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What can a Property Owner do to fight Emerald Ash Borer?


The Emerald Ash Borer (EAB) has proven to be a devastating enemy for Ash trees, and if left untreated or treated too late, almost always results in a dead tree. Thankfully, a professional Certified Arborist can detect the presence of EAB and make recommendations based on the value of the tree to the property owner.

Essentially, there are only two results of an EAB infestation. The tree receives treatment, or the tree dies. The good news is that if treated early enough, the program for saving the tree is relatively straight-forward and has a high rate of success.


At ArborVantage, we recommend a consultation with the property owner to determine a plan of action that balances their future enjoyment with a reasonable budget.


Read more below to learn the history of EAB, the treatment program, and the options available to property owners.

EAB History, Threat, Spread and Treatment

Introduction to

North America

The Emerald Ash Borer (EAB), Agrilus planipennis Fairmaire (Coleoptera: Buprestidae), is an invasive wood-boring beetle.


The beetle’s first North American populations were confirmed in the summer of 2002 in southeast Michigan and in Windsor, Ontario. It is believed the beetle was introduced to the area in the early to mid 1990’s in ash wood used for shipping pallets and packing materials in cargo ships or shipping containers.

Its native range is eastern Russia, northern China, Mongolia, Korea, Japan and Taiwan but because of the worldwide export of wood products from these regions, it was inevitable for the beetle to spread to the North American continent.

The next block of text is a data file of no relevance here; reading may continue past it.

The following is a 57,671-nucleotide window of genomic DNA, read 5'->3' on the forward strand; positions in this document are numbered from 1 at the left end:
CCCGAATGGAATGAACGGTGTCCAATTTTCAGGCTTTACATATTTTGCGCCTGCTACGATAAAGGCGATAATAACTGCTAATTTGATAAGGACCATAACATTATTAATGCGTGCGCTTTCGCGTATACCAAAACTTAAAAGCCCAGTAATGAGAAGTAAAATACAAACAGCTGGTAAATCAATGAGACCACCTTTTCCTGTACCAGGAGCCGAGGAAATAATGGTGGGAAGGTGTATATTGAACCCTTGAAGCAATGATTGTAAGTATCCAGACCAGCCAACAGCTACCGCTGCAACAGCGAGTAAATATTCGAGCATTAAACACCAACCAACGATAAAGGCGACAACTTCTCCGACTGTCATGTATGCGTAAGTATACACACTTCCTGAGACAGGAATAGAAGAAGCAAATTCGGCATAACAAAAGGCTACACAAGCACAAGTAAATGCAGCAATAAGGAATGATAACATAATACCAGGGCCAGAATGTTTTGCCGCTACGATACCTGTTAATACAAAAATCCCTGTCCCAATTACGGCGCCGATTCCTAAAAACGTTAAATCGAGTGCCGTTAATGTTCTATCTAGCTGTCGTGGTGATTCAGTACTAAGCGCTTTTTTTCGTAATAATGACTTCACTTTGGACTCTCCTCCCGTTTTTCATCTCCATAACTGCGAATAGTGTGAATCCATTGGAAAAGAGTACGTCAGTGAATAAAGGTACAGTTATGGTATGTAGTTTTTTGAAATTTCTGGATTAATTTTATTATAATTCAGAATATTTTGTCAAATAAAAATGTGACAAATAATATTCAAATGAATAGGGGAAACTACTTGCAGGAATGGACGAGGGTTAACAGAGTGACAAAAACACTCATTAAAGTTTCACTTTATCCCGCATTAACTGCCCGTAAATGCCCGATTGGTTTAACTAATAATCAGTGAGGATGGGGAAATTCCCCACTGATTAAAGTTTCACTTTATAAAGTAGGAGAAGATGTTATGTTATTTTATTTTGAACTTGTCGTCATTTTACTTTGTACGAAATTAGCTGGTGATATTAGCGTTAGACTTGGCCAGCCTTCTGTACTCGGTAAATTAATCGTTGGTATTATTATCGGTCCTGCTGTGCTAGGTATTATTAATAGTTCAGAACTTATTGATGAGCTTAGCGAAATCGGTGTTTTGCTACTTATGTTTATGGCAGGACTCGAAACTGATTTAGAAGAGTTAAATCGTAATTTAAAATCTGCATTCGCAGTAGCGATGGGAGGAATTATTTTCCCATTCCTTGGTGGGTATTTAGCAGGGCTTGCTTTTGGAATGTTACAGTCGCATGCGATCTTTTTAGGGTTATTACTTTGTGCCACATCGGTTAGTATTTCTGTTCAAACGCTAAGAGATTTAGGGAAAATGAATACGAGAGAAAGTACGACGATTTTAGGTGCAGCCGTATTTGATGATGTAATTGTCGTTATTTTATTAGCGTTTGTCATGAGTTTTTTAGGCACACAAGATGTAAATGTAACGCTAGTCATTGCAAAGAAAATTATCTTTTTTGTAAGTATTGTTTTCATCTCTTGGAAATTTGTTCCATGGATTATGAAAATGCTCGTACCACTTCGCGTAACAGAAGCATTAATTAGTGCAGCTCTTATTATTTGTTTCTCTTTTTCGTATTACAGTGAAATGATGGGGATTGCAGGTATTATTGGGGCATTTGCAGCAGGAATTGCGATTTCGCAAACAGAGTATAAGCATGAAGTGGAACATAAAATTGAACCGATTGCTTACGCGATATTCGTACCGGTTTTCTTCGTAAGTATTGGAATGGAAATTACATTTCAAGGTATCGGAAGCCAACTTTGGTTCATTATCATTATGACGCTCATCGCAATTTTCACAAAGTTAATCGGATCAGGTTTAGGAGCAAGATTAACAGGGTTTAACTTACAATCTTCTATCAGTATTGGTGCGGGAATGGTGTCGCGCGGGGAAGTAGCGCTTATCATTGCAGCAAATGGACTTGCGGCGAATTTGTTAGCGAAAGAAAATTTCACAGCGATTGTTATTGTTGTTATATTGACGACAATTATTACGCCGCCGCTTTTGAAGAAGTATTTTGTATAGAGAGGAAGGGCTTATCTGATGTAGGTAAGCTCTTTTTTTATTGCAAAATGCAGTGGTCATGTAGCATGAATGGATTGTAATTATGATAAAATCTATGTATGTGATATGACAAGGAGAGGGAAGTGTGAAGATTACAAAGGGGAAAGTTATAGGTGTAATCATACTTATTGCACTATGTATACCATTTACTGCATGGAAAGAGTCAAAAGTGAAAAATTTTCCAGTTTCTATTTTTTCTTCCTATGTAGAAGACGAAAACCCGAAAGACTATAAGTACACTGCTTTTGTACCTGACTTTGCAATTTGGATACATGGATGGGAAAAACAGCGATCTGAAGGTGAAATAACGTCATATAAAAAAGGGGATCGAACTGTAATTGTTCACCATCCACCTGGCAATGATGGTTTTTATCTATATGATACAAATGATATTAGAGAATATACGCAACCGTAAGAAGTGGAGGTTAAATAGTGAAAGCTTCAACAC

Since its introduction into North America, the Emerald Ash Borer has spread into 15 states (Illinois, Indiana, Iowa, Kentucky, Maryland, Michigan, Minnesota, Missouri, New York, Ohio, Pennsylvania, Tennessee, Virginia, West Virginia and Wisconsin) and the Canadian provinces of Ontario and Quebec.

The Emerald Ash Borer is a strong flier but usually fly less than 1/2 mile from the tree they emerged from. The natural (unaided) spread of EAB infestations in North America is estimated to be less than 2 miles per year. However, the rapid spread since 2002 is most likely due to the transport of infested firewood, nursery stock, unprocessed logs, or other ash products.

Spread of EAB

How EAB Thrives

In the early stages, Emerald Ash Borers will nest in stressed ash trees rather than healthy ash trees. Once EAB is established in an area, however, any ash tree greater than 1 1/2 inch in diameter is a potential target. EAB infestation is always fatal to unprotected ash trees and takes approximately 2 to 4 years to completely kill the tree.


Millions of ash trees have already died or are dying from EAB attack since the beetle’s introduction in 2002. More than 7.5 billion ash trees remain at risk.

The key to winning the EAB battle is in early detection and preventative treatment. Once treated, an ash tree is very likely to be unaffected by EAB, even if all surrounding trees succumb to an infestation.


ArborVantage can examine an Ash tree and recommend a course of action. Treatment is simple but highly specialized. Combining the most recent research and our own experiences, we use the latest technology to effectively prevent your valuable trees from becoming infected. The chemicals and equipment necessary for EAB treatment are regulated by the government, so homeowner treatment is not recommended.

The EAB treatment regimen is typically one series of injections every two years for as long as EAB continues to thrive in the area.

Source: Cornell University Cooperative Extension 

Saving Your Ash

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